This is why I dove so deeply into RoF years ago. Nothing I had flown to that point captured the flight environment quite like it. No combination of speed and control input felt scripted. It played like a sim written by someone who loved to fly so much he could taste the air in his sleep. Now I am starting to dive into IL2 with some of the same seriousness and see much of the same love. They are absolutely right that none of the planes feel quite right in sideslip. Roll coupling with rudder in one direction should be easily accurately overcome with aileron in the other at all but very slow speeds. Currently I still think the physics feels more convincing than DCS: Props but to learn that it will get even better is pretty exciting.
I must have tried a different sim, I can generally turn the 109 into a throwing star
I think IL2 is a fun game, and I am glad to see them making right by the CoD owners, but I think they still have a lot of FM work to do, or maybe they dont, I dont think they are aiming for the same chunk of sky as ED, so I dont spend much time comparing them, like WT, I enjoy the game, but I wouldnt put it vs DCS, I enjoy them for different reasons.
I guess we really are playing two different sims
I can go over what is wrong with DCS: Props from my perspective but I hate playing the roll of troll. My chunk of sky is one where the world depicted on my monitor is faithful to the world outside my canopy.
I thought you just did And in an IL2 thread of all places… I am just glad that there is some growth out there in the sim world, its always a worry it will just go away. IL2 has had some bumps, I am glad they seem to be smoothing them out, and finally trying to patch old wounds.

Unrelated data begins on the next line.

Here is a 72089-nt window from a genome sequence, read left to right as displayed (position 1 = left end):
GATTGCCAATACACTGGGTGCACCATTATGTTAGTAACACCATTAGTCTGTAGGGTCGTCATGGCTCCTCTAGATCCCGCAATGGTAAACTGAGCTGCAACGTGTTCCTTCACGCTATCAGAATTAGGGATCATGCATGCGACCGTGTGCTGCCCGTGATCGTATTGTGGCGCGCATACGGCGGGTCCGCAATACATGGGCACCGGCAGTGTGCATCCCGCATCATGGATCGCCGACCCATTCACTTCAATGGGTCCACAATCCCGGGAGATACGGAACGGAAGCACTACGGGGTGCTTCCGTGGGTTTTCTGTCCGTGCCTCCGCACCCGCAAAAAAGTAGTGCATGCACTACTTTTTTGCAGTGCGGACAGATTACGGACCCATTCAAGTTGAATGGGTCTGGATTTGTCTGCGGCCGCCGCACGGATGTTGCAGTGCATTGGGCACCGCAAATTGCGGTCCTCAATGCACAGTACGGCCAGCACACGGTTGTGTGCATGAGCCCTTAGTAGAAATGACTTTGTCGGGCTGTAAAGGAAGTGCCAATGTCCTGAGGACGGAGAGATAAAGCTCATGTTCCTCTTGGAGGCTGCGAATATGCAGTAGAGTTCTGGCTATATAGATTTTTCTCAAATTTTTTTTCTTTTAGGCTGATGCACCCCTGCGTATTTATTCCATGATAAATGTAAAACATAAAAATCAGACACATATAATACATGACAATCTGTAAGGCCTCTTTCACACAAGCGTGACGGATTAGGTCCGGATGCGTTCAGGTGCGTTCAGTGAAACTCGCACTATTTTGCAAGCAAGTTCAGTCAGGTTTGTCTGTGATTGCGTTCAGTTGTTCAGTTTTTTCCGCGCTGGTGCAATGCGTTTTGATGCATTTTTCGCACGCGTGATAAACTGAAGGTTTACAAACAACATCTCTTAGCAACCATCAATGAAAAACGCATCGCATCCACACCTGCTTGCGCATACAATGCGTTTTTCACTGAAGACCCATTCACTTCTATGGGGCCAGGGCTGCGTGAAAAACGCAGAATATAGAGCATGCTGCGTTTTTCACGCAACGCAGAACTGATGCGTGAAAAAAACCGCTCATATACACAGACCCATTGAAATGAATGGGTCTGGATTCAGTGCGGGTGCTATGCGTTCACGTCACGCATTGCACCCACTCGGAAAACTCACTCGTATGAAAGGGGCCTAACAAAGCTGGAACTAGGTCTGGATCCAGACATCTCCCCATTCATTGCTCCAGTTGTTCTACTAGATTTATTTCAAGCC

Ah! A flightmodel debate…!
Problem with simulating flight on a computer is that not even the best aerodynamicists can explain aerodynamics with a 100% certainty.
So 1C/777 got that right! It will never be perfect.
Nor will EDs flightmodels…
And while I agree that the flightmodels in DCS are perhaps more complex, they aren’t necessarily more realistic.
We flightsimmers have to cope with these flightmodels, sitting absolutely still, fixed to a desk, controlling very realistic flight parameters, with a sloppy joystick. A joystick that may or may not have a twist rudder grip. Nerdier flightsimmers have better sticks and rudder pedals, which makes the experience more like real, but still stuck to a chair, that won’t move much, besides sliding backwards and swivel a bit.
So, coming to a forum talking about realism in flightmodels… Please!
It’s not like real life flying. Sure, it goes a long way, and flightsims today have very impressive flightmodels, don’t get me wrong. For the most part the flight model behaves like a real flight envelope but there are almost always parts around the edges of the simulated envelope that doesn’t add up, or even goes stir crazy…